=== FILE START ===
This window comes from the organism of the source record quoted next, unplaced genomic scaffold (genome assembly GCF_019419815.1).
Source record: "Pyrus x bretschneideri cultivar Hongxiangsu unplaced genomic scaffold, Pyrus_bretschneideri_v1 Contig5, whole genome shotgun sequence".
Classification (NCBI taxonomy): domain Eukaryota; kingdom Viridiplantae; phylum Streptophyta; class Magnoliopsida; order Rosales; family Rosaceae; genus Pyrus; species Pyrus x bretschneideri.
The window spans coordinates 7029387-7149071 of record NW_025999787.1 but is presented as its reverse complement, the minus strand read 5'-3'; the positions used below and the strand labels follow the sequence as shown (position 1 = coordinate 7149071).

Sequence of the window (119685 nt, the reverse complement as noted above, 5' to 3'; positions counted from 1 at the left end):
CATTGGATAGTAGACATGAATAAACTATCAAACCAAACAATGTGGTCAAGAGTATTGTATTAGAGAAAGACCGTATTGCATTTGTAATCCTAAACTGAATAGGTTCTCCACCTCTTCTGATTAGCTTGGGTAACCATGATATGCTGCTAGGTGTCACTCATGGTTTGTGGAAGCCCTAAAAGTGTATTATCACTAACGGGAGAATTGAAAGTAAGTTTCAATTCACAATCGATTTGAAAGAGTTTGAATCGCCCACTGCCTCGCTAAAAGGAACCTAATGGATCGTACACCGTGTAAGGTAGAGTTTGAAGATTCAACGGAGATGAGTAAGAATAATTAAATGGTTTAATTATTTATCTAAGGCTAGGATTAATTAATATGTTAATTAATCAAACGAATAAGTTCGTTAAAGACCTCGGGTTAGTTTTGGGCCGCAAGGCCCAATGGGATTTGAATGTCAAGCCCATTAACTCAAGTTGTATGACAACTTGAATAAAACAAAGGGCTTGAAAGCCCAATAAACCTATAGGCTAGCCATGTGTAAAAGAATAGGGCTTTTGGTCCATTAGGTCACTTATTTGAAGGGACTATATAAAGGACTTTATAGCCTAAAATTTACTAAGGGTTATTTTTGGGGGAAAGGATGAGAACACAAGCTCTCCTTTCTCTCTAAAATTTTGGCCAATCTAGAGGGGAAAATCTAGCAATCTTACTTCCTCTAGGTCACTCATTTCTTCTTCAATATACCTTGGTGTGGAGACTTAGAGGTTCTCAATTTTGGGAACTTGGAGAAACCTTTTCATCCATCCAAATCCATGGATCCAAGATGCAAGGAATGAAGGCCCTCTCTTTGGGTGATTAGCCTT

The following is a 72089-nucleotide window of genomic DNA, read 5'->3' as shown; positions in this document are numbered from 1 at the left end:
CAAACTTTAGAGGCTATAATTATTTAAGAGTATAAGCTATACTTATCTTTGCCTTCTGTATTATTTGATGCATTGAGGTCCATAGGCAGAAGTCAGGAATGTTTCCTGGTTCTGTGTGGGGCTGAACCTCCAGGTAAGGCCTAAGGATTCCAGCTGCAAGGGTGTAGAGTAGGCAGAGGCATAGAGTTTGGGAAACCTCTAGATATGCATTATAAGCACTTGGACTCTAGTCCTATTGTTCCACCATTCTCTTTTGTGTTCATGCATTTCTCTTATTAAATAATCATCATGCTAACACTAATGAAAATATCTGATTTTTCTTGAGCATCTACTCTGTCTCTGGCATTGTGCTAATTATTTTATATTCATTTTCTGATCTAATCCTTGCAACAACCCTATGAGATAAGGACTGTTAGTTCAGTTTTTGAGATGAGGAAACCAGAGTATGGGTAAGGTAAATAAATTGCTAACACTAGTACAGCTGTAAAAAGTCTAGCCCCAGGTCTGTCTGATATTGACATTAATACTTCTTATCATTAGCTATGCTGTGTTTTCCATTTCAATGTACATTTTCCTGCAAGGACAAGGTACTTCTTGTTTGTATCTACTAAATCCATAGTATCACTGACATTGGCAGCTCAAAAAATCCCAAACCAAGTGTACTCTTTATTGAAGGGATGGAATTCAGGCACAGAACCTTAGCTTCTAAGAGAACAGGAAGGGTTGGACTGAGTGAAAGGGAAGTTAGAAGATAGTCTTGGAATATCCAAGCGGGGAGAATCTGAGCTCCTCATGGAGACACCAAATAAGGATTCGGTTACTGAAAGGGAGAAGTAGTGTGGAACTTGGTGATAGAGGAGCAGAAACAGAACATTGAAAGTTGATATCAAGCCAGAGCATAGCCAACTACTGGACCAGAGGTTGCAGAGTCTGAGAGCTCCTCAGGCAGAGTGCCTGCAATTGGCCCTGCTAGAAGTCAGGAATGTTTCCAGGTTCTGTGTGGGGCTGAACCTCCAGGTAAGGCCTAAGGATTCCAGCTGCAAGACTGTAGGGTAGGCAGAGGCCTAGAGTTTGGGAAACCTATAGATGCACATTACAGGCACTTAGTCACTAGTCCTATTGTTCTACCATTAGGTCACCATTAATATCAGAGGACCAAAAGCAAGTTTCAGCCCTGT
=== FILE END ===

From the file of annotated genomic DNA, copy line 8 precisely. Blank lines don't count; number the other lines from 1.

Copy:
CAAACTTTAGAGGCTATAATTATTTAAGAGTATAAGCTATACTTATCTTTGCCTTCTGTATTATTTGATGCATTGAGGTCCATAGGCAGAAGTCAGGAATGTTTCCTGGTTCTGTGTGGGGCTGAACCTCCAGGTAAGGCCTAAGGATTCCAGCTGCAAGGGTGTAGAGTAGGCAGAGGCATAGAGTTTGGGAAACCTCTAGATATGCATTATAAGCACTTGGACTCTAGTCCTATTGTTCCACCATTCTCTTTTGTGTTCATGCATTTCTCTTATTAAATAATCATCATGCTAACACTAATGAAAATATCTGATTTTTCTTGAGCATCTACTCTGTCTCTGGCATTGTGCTAATTATTTTATATTCATTTTCTGATCTAATCCTTGCAACAACCCTATGAGATAAGGACTGTTAGTTCAGTTTTTGAGATGAGGAAACCAGAGTATGGGTAAGGTAAATAAATTGCTAACACTAGTACAGCTGTAAAAAGTCTAGCCCCAGGTCTGTCTGATATTGACATTAATACTTCTTATCATTAGCTATGCTGTGTTTTCCATTTCAATGTACATTTTCCTGCAAGGACAAGGTACTTCTTGTTTGTATCTACTAAATCCATAGTATCACTGACATTGGCAGCTCAAAAAATCCCAAACCAAGTGTACTCTTTATTGAAGGGATGGAATTCAGGCACAGAACCTTAGCTTCTAAGAGAACAGGAAGGGTTGGACTGAGTGAAAGGGAAGTTAGAAGATAGTCTTGGAATATCCAAGCGGGGAGAATCTGAGCTCCTCATGGAGACACCAAATAAGGATTCGGTTACTGAAAGGGAGAAGTAGTGTGGAACTTGGTGATAGAGGAGCAGAAACAGAACATTGAAAGTTGATATCAAGCCAGAGCATAGCCAACTACTGGACCAGAGGTTGCAGAGTCTGAGAGCTCCTCAGGCAGAGTGCCTGCAATTGGCCCTGCTAGAAGTCAGGAATGTTTCCAGGTTCTGTGTGGGGCTGAACCTCCAGGTAAGGCCTAAGGATTCCAGCTGCAAGACTGTAGGGTAGGCAGAGGCCTAGAGTTTGGGAAACCTATAGATGCACATTACAGGCACTTAGTCACTAGTCCTATTGTTCTACCATTAGGTCACCATTAATATCAGAGGACCAAAAGCAAGTTTCAGCCCTGT